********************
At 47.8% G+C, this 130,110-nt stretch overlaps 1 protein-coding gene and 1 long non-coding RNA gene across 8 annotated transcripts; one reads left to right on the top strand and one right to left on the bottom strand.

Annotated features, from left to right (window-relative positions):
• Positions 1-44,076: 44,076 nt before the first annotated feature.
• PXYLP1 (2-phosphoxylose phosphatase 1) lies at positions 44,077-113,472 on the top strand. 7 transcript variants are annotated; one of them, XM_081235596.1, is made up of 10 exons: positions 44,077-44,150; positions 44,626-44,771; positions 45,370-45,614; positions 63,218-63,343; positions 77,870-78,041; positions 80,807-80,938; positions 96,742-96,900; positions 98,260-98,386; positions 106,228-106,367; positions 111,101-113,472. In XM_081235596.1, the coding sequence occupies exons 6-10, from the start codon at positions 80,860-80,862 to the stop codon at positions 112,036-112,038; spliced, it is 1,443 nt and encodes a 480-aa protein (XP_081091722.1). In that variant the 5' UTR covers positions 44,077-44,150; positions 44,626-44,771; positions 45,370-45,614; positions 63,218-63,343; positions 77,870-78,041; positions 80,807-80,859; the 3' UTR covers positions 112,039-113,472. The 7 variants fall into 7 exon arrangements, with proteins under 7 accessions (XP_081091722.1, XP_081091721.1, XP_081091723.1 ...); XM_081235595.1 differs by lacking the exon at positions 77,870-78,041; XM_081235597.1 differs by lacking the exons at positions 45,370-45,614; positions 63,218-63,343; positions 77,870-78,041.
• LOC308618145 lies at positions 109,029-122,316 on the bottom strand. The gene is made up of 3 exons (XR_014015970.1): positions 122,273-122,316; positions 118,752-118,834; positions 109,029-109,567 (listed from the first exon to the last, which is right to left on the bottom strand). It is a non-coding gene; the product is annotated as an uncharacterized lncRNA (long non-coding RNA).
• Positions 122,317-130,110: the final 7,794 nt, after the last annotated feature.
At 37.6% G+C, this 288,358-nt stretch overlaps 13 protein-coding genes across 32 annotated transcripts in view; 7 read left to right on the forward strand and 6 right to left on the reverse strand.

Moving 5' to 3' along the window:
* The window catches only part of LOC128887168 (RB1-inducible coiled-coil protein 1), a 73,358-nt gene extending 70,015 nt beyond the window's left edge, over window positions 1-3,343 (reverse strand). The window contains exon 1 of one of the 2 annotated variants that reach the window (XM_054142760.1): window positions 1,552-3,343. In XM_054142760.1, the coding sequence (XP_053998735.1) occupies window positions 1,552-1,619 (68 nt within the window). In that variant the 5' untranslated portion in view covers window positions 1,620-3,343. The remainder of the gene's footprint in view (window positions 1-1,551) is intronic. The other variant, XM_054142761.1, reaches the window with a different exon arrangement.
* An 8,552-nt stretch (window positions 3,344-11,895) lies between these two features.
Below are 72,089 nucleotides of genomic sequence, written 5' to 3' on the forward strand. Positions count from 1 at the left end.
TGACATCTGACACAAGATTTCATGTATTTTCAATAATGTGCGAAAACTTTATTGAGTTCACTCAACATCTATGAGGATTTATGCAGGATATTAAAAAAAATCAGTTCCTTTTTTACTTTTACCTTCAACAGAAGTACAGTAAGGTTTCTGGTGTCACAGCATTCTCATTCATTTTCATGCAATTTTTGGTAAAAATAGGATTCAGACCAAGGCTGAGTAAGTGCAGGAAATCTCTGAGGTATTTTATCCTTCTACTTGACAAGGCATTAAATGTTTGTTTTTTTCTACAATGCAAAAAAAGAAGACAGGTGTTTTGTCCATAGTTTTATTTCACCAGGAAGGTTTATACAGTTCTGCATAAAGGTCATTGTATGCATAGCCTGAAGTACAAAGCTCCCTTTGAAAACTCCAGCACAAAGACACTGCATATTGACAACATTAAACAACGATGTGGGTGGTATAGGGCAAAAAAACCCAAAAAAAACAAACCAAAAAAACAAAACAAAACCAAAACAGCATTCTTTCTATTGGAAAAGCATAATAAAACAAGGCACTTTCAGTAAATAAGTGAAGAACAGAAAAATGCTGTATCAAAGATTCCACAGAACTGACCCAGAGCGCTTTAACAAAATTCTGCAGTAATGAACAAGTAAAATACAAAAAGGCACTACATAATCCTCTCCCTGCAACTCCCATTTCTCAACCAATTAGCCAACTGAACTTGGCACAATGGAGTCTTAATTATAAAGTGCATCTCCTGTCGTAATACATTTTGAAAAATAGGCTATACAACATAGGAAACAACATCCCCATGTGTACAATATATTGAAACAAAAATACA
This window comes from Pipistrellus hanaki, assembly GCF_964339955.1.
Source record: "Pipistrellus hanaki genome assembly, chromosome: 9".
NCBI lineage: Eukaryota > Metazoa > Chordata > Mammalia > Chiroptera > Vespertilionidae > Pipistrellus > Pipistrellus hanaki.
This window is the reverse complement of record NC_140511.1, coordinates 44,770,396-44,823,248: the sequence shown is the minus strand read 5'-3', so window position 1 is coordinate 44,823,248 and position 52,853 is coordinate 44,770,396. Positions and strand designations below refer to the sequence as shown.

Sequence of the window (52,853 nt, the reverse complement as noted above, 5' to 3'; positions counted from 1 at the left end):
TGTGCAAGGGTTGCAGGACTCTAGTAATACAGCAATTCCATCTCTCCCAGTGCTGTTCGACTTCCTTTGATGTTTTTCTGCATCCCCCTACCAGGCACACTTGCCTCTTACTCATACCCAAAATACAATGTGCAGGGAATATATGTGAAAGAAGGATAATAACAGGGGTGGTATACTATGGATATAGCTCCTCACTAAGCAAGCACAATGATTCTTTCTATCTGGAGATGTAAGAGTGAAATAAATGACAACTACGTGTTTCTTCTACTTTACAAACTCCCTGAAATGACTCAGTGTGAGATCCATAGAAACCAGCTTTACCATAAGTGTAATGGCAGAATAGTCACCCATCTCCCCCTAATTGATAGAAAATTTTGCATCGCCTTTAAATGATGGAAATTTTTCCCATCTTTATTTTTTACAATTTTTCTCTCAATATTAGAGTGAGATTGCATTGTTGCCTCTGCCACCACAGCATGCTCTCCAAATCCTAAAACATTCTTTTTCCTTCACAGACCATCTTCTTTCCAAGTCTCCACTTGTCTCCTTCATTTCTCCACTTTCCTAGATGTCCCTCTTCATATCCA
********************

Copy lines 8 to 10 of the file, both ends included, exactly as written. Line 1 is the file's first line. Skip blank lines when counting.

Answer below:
Moving 5' to 3' along the window:
* The window catches only part of LOC128887168 (RB1-inducible coiled-coil protein 1), a 73,358-nt gene extending 70,015 nt beyond the window's left edge, over window positions 1-3,343 (reverse strand). The window contains exon 1 of one of the 2 annotated variants that reach the window (XM_054142760.1): window positions 1,552-3,343. In XM_054142760.1, the coding sequence (XP_053998735.1) occupies window positions 1,552-1,619 (68 nt within the window). In that variant the 5' untranslated portion in view covers window positions 1,620-3,343. The remainder of the gene's footprint in view (window positions 1-1,551) is intronic. The other variant, XM_054142761.1, reaches the window with a different exon arrangement.
* An 8,552-nt stretch (window positions 3,344-11,895) lies between these two features.